Working From Home? Your Eyes May Be at Risk – Here’s What to Do About It

While the main goal is to maximize productivity and efficiency, integrating digital devices into workplaces and business operations comes with its own challenges — one of which is the risk of eye health problems. This risk is increased among employees who have switched to working remotely, as their total daily screen time (13 hours) exceeds that of their in-person counterparts (11 hours). More than two-thirds (68%) of these employees said that the increased screen use led to new vision issues, such as eye strain, forcing them to leave their shifts early and take more time off.

Working From Home
To prevent these vision problems from affecting work performance and daily life, there needs to be a better understanding of how screen use puts eye health at risk and what employees can do to lower these risks.

How screen use harms the eyes

Also known as computer vision syndrome (CVS) or digital eye strain, the vision problems attributed to viewing computers or digital screens can range from frequent discomfort to blurred vision. The American Optometric Association explains that symptoms of CVS appear due to digital screens having higher visual demands than reading a printed page. The letters are usually less precise and defined on the screen, and this, coupled with the reduced contrast against the background and the presence of glare and reflections, can make the eyes work harder, especially if the individual already has uncorrected vision problems such as near-sightedness.

Digital screens, which feature in much of today’s technology, also emit blue light, which has shorter wavelengths and higher energy levels than other colors. This places additional demands on the balance between the eye’s pupillary size, accommodation, and convergence mechanisms, eventually leading to eye strain, dry eyes, headaches, and blurred vision. Additionally, the susceptibility to CVS may not be specifically linked to the eyes but to postural problems. For instance, an unsuitable table or chair height can affect the viewing angles and distance from the screen, making it more challenging to focus and move the eyes than usual.

What remote and hybrid workers can do to protect their eye health?

Use blue-violet light eyewear

Since screen use can force the eyes to exceed their visual abilities just to filter the blue light from devices, eyewear designed for general use may not be adequate for these unique visual demands. As such, you can get clear glasses with lenses specially designed to block blue light, like lenses with BlueReflect technology, from the online retailer FramesDirect. These blue-violet light-filtering lenses can deflect 50% or more of blue light emitted by screens, reducing glare and allowing you to see more of what’s in front of you.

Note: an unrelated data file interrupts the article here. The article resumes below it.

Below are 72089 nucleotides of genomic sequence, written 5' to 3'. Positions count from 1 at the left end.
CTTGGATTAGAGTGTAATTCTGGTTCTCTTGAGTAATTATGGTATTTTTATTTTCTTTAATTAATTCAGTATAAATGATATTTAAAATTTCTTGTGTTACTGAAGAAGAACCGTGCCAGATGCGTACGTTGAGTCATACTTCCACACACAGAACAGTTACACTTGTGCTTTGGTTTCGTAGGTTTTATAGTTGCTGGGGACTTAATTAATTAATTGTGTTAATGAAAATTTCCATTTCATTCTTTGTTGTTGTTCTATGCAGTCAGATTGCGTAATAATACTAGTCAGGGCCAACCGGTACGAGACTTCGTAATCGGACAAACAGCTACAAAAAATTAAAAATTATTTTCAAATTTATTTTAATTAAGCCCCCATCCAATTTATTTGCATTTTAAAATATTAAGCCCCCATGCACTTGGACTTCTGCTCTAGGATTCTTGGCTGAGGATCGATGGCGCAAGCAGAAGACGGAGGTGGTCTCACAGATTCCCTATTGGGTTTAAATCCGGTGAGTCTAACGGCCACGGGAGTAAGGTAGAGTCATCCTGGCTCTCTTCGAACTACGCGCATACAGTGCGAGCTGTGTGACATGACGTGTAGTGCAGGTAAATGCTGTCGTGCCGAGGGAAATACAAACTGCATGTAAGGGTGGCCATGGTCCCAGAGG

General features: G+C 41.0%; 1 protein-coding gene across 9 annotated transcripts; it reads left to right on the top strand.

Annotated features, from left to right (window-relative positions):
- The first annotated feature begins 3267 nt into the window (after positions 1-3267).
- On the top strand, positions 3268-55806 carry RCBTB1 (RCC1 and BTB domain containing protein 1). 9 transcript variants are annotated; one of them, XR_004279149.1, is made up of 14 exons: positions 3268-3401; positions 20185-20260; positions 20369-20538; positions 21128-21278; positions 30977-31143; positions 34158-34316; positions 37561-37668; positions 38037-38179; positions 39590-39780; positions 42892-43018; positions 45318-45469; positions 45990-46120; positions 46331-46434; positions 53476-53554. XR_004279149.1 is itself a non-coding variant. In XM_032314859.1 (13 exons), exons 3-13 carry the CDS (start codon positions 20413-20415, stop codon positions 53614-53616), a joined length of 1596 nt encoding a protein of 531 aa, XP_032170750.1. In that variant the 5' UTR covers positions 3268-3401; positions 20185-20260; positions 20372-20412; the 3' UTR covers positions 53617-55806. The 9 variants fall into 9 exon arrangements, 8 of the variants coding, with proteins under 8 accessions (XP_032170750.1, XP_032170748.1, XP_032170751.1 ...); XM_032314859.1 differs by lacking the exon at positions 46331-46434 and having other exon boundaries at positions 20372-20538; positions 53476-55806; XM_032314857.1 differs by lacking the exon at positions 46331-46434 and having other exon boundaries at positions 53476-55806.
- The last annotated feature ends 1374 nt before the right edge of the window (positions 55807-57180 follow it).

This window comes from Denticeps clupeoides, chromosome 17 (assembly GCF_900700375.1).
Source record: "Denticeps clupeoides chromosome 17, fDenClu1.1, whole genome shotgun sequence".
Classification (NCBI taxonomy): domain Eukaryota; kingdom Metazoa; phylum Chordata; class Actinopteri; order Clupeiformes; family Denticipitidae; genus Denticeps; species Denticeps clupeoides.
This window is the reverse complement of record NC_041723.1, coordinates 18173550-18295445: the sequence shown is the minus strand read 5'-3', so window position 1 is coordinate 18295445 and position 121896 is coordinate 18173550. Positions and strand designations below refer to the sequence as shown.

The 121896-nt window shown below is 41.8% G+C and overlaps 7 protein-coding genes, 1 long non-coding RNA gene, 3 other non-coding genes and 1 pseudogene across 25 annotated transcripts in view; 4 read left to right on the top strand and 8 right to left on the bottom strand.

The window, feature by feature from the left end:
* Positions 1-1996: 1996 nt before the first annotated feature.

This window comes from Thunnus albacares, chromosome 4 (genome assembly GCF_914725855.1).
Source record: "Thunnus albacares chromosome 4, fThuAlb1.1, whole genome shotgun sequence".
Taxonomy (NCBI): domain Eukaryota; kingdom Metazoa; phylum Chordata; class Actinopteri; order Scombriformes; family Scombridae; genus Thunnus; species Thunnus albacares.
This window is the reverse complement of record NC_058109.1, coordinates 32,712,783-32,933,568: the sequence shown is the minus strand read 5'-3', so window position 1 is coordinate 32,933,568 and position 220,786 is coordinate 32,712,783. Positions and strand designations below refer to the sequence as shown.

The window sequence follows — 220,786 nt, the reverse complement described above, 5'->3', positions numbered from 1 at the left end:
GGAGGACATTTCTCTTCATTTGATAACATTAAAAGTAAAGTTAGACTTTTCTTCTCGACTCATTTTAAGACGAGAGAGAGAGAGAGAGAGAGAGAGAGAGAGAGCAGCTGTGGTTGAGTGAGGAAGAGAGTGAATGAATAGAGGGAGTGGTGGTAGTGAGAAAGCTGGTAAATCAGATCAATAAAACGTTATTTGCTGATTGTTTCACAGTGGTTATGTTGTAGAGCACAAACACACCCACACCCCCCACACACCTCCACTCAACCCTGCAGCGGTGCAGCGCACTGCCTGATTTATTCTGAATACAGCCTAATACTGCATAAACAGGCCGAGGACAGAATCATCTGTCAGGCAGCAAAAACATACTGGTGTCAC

It must be noted that you can get this protective feature for all lens types, whether it’s single-vision, progressive, or non-prescription lenses. This allows individuals with varying vision needs to prevent eye strain, use screens with greater comfort, and protect their overall vision and health.

Pay attention to your working environment

Aside from taking regular screen breaks to rest your eyes, you should also maintain a comfortable and ergonomic working environment to avoid straining your eyes and staying in the same sitting position for long periods. For one, an adjustable desk or chair can help alleviate some physical discomfort in your neck, arms, and legs.

But you can also level up by investing in a monitor that’s designed with your eye health and overall well-being in mind. Among the leading technology brands, Samsung has display monitors with OLED technology, which is characterized by blue light filtering and flicker-free features. With less exposure to blue light and screen flicker, you can reduce eye strain, headaches, and poor sleep quality.

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Adjusting your work environment to better accommodate screen-related visual tasks can also include installing an LED desk lamp or using dark mode for screen displays to reduce squinting. These changes may be small but can still make a huge difference in your eye health and by extension, your work productivity and performance. You can check out the rest of [Website Name] for more resources on employee health and wellbeing.

Prakash Israni
Prakash Israni

Prakash, the content creator for Techballad, has built a solid reputation for himself over the course of more than ten years of blogging